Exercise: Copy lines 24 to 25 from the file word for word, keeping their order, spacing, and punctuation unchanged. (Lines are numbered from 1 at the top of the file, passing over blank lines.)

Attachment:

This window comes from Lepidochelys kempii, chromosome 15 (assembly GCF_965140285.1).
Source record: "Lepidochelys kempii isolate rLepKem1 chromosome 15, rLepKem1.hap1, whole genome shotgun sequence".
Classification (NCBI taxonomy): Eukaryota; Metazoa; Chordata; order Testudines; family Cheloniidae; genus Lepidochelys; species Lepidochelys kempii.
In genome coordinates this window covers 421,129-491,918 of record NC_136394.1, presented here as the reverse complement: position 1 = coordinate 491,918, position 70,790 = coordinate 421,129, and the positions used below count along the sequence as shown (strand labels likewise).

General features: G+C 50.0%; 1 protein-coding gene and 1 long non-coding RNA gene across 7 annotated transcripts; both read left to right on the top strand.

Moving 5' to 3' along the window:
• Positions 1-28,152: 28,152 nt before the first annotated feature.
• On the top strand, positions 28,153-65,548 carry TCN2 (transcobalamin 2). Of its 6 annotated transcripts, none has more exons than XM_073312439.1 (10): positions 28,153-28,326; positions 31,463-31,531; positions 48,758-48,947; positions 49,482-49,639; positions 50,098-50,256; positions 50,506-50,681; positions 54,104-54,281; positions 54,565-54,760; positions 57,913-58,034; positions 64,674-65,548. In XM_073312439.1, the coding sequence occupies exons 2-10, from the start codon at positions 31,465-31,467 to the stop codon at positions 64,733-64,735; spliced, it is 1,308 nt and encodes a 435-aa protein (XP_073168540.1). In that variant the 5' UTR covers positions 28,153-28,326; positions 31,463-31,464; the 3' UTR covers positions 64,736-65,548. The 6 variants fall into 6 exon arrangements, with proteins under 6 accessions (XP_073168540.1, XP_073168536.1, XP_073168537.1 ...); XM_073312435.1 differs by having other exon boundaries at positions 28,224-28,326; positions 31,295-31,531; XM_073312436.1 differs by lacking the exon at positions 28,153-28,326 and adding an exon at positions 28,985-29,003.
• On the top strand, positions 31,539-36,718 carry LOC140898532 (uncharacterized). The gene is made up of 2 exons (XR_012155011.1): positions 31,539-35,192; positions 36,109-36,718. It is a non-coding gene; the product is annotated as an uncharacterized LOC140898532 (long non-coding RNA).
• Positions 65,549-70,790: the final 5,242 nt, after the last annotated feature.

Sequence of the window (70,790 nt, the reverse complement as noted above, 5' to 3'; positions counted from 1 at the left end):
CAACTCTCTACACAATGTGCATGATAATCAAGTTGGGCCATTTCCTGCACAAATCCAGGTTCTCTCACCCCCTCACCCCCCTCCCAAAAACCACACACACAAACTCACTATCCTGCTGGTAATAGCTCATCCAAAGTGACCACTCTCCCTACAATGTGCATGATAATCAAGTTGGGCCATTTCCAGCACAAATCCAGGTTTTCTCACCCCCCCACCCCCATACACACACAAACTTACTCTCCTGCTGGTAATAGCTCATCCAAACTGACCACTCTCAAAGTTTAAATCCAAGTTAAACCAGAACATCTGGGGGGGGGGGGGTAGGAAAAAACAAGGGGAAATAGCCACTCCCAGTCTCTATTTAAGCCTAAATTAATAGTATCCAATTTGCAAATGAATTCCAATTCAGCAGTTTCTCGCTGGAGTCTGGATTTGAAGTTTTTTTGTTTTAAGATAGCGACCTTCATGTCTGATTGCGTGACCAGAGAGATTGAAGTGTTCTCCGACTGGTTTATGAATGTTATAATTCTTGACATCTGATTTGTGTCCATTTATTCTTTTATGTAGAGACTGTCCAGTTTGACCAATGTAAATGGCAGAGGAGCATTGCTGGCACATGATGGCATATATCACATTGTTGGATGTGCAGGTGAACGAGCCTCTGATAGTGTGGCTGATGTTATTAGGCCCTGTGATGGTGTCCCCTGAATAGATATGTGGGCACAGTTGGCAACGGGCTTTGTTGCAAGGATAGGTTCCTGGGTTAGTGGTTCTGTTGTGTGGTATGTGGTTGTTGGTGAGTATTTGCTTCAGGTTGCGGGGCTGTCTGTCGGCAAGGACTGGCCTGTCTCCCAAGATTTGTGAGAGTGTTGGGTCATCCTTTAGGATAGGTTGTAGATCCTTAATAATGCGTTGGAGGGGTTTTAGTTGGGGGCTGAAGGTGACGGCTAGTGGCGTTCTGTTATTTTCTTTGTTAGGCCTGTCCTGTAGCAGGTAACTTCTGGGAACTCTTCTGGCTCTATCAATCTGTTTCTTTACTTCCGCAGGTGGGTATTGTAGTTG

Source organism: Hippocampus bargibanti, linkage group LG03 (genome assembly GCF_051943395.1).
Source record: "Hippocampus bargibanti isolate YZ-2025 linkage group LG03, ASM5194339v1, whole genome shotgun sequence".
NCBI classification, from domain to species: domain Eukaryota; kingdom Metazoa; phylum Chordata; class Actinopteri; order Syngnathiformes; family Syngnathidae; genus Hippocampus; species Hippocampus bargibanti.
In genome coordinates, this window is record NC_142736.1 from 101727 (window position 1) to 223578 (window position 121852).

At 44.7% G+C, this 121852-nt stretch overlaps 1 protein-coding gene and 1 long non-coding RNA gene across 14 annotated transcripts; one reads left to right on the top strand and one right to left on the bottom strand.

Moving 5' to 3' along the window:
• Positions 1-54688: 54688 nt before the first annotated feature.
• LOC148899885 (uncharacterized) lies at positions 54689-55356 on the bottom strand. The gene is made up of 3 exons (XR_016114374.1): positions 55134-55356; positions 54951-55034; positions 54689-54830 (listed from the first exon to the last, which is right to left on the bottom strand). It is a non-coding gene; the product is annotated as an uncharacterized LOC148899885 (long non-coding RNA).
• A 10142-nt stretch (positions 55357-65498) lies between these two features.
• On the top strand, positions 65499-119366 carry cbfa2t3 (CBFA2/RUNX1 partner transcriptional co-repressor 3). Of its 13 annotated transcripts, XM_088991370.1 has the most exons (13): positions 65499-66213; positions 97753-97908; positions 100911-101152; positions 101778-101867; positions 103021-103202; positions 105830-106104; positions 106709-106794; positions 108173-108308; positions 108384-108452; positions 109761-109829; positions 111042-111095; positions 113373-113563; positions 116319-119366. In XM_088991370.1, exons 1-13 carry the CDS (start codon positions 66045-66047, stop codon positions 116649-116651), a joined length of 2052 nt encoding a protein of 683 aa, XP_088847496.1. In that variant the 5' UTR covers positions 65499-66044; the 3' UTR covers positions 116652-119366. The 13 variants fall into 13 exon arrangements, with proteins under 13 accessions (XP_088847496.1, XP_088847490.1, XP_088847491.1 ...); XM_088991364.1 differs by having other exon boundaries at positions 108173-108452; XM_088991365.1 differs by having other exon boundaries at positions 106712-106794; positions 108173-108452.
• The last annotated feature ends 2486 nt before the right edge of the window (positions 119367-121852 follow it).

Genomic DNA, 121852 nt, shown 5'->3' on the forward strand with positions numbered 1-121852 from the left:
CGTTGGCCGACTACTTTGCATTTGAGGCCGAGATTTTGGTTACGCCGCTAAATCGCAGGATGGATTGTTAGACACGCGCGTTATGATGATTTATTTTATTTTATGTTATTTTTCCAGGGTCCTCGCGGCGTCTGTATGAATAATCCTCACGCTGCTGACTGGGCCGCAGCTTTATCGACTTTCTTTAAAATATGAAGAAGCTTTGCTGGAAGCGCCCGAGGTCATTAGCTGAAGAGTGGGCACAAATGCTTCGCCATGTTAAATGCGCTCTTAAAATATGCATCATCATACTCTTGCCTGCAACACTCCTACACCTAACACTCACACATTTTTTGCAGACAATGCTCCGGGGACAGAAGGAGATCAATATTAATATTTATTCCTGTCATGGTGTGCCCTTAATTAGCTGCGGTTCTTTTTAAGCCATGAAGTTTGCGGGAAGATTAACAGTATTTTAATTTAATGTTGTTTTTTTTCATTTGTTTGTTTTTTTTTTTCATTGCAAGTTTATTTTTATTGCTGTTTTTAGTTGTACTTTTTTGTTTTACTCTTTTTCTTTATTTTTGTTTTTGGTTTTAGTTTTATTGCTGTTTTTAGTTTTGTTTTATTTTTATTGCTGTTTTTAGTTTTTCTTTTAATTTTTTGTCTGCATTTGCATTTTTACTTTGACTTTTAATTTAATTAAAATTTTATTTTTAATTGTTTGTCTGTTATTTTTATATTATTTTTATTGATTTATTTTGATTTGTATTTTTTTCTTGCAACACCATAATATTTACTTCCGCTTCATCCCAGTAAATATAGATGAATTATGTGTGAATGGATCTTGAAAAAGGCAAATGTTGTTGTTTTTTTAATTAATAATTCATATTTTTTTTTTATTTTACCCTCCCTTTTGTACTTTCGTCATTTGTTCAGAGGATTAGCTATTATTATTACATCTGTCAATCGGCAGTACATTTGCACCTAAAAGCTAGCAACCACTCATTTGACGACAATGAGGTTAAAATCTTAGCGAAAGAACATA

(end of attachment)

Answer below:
Genomic DNA, 121852 nt, shown 5'->3' on the forward strand with positions numbered 1-121852 from the left:
CGTTGGCCGACTACTTTGCATTTGAGGCCGAGATTTTGGTTACGCCGCTAAATCGCAGGATGGATTGTTAGACACGCGCGTTATGATGATTTATTTTATTTTATGTTATTTTTCCAGGGTCCTCGCGGCGTCTGTATGAATAATCCTCACGCTGCTGACTGGGCCGCAGCTTTATCGACTTTCTTTAAAATATGAAGAAGCTTTGCTGGAAGCGCCCGAGGTCATTAGCTGAAGAGTGGGCACAAATGCTTCGCCATGTTAAATGCGCTCTTAAAATATGCATCATCATACTCTTGCCTGCAACACTCCTACACCTAACACTCACACATTTTTTGCAGACAATGCTCCGGGGACAGAAGGAGATCAATATTAATATTTATTCCTGTCATGGTGTGCCCTTAATTAGCTGCGGTTCTTTTTAAGCCATGAAGTTTGCGGGAAGATTAACAGTATTTTAATTTAATGTTGTTTTTTTTCATTTGTTTGTTTTTTTTTTTCATTGCAAGTTTATTTTTATTGCTGTTTTTAGTTGTACTTTTTTGTTTTACTCTTTTTCTTTATTTTTGTTTTTGGTTTTAGTTTTATTGCTGTTTTTAGTTTTGTTTTATTTTTATTGCTGTTTTTAGTTTTTCTTTTAATTTTTTGTCTGCATTTGCATTTTTACTTTGACTTTTAATTTAATTAAAATTTTATTTTTAATTGTTTGTCTGTTATTTTTATATTATTTTTATTGATTTATTTTGATTTGTATTTTTTTCTTGCAACACCATAATATTTACTTCCGCTTCATCCCAGTAAATATAGATGAATTATGTGTGAATGGATCTTGAAAAAGGCAAATGTTGTTGTTTTTTTAATTAATAATTCATATTTTTTTTTTATTTTACCCTCCCTTTTGTACTTTCGTCATTTGTTCAGAGGATTAGCTATTATTATTACATCTGTCAATCGGCAGTACATTTGCACCTAAAAGCTAGCAACCACTCATTTGACGACAATGAGGTTAAAATCTTAGCGAAAGAACATA